This disclosure relates to a computing device and computing environment wherein a graphical user interface is displayed that presents multiple icons, each icon relating to a different aspect of a resident software application.
In many computing environments, it is common to display a graphical user interface or desktop that presents icons relating to resident software applications. In some instances, the displayed icons represent resident software applications that are launched and running on the computing device while in other instances, the displayed icons represent resident software applications that are dormant. In the later case, by selecting a displayed icon associated with a dormant software application, the related software application can executed or “launched”. Once launched, depending on the configuration of the software application, either an application graphical user interface is displayed, allowing the user to interact with the launched software application, or an icon is displayed to identify visually to the user that the software application is running. In the former case, the application graphical user interface can often be minimized to reduce it to an icon on the desktop.
Unfortunately, displayed icons are typically static, and although a user can interact with such displayed icons to launch or interact with software applications, the displayed icons themselves provide little if any information concerning the status of the software applications. In many instances, having more information concerning the status of launched software applications readily available is desired.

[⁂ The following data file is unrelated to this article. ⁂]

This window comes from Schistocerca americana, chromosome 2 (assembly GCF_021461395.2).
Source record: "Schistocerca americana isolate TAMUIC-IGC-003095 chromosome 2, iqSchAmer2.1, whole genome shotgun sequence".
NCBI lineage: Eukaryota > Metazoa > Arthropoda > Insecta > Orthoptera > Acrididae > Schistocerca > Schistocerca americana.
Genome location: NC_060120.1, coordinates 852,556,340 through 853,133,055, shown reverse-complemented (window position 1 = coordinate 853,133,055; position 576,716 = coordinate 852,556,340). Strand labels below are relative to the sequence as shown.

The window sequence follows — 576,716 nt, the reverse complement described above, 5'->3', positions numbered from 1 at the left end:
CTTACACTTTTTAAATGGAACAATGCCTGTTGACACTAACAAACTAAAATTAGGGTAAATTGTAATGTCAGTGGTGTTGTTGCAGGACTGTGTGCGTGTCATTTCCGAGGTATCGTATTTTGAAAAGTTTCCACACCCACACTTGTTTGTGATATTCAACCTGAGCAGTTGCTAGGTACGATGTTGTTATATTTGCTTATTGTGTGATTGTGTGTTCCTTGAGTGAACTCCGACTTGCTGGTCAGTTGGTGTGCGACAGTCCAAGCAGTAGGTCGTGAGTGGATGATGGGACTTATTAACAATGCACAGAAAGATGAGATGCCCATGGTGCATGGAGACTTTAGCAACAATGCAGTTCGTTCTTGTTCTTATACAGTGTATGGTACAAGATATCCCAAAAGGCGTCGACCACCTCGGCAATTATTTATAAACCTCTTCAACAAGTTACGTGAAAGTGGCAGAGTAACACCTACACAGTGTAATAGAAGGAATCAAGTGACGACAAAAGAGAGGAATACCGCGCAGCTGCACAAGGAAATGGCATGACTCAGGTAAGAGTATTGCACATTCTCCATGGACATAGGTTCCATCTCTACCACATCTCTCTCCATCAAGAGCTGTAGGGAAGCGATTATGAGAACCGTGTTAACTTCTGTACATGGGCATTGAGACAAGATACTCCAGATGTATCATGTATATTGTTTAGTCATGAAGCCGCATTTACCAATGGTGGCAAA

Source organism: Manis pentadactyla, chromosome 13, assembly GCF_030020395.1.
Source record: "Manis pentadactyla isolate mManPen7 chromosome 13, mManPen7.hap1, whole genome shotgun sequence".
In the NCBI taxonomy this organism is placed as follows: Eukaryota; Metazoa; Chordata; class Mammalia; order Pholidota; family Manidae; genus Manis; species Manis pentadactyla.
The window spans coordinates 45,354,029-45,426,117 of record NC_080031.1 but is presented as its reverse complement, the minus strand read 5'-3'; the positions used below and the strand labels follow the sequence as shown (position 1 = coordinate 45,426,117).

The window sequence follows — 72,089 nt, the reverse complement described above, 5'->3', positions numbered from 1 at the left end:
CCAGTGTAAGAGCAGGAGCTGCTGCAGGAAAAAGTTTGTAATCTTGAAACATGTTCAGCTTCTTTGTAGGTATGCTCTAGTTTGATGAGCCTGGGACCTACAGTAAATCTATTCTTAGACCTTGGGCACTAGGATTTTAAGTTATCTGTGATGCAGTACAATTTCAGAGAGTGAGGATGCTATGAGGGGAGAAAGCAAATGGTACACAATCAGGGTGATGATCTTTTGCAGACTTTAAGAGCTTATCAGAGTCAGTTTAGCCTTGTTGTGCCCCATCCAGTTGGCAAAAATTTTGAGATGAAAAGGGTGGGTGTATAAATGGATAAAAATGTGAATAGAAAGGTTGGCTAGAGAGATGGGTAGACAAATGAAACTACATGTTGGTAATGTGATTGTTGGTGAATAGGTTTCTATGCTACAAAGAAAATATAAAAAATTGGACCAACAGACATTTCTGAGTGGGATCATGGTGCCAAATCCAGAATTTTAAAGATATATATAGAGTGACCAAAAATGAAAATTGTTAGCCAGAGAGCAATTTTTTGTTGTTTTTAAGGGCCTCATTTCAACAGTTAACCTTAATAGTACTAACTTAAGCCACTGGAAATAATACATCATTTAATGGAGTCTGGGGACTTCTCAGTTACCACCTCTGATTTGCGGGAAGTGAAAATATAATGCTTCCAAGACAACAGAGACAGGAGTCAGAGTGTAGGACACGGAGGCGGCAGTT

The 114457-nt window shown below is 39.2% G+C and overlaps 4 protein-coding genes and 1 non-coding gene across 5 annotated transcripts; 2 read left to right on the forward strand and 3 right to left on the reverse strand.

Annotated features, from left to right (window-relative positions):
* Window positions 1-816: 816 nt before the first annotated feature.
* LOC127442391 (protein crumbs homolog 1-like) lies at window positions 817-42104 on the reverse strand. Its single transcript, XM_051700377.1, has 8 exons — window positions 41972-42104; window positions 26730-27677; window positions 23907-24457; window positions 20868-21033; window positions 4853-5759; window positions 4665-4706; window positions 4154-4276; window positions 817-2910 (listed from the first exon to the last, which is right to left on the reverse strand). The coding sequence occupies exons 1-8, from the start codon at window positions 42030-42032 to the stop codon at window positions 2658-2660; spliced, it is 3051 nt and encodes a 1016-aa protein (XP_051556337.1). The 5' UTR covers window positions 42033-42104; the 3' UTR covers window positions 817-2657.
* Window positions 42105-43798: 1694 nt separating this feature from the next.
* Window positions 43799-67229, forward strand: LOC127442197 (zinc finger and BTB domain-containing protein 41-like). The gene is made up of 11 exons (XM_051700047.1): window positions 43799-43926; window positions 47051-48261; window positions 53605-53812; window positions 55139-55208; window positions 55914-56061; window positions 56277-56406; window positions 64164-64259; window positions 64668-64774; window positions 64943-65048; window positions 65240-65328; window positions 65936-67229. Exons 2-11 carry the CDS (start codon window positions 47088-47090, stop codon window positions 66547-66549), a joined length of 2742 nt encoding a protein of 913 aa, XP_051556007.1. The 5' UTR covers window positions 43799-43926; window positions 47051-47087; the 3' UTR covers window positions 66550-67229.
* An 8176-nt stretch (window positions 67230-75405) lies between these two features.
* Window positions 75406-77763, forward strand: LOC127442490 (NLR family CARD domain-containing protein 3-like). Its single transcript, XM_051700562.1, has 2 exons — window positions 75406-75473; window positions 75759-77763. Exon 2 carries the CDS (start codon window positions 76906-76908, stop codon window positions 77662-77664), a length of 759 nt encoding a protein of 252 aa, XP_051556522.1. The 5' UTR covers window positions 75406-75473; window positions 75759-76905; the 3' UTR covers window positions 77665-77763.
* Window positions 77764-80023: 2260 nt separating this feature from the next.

BRIEF DESCRIPTION OF THE DRAWINGS
Although some software applications, such as Microsoft OutlookŪ display folder icons that provide some information concerning the status of the software application, the status information is limited. As will be appreciated, there is a desire for graphical user interfaces or desktops that provide more status information concerning resident software applications that are running on computer devices.
Embodiments will now be described, by way of example only, with reference to the accompanying drawings in which:
FIG. 1 is a front plan view of a portable wireless communications device including a display on which icons are presented;
FIG. 2 is an abstract layer diagram showing hardware and software components of the communications device of FIG. 1;
FIG. 3 is a flowchart showing the steps performed during synchronous updating of displayed status icons; and
DETAILED DESCRIPTION OF THE EMBODIMENT
FIG. 4 is a flowchart showing the steps performed during asynchronous updating of displayed status icons.